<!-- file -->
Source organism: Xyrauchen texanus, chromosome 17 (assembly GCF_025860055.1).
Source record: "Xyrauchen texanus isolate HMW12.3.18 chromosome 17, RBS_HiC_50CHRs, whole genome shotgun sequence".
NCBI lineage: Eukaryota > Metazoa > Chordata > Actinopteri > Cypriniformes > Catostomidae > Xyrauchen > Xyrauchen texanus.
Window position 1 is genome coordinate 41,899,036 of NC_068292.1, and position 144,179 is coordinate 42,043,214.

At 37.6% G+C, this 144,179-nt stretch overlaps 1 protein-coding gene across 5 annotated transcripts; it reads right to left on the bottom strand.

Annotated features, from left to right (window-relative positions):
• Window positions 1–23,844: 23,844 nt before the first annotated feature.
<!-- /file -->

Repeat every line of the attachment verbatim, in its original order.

Source organism: Xyrauchen texanus, chromosome 17 (assembly GCF_025860055.1).
Source record: "Xyrauchen texanus isolate HMW12.3.18 chromosome 17, RBS_HiC_50CHRs, whole genome shotgun sequence".
NCBI lineage: Eukaryota > Metazoa > Chordata > Actinopteri > Cypriniformes > Catostomidae > Xyrauchen > Xyrauchen texanus.
Window position 1 is genome coordinate 41,899,036 of NC_068292.1, and position 144,179 is coordinate 42,043,214.

At 37.6% G+C, this 144,179-nt stretch overlaps 1 protein-coding gene across 5 annotated transcripts; it reads right to left on the bottom strand.

Annotated features, from left to right (window-relative positions):
• Window positions 1–23,844: 23,844 nt before the first annotated feature.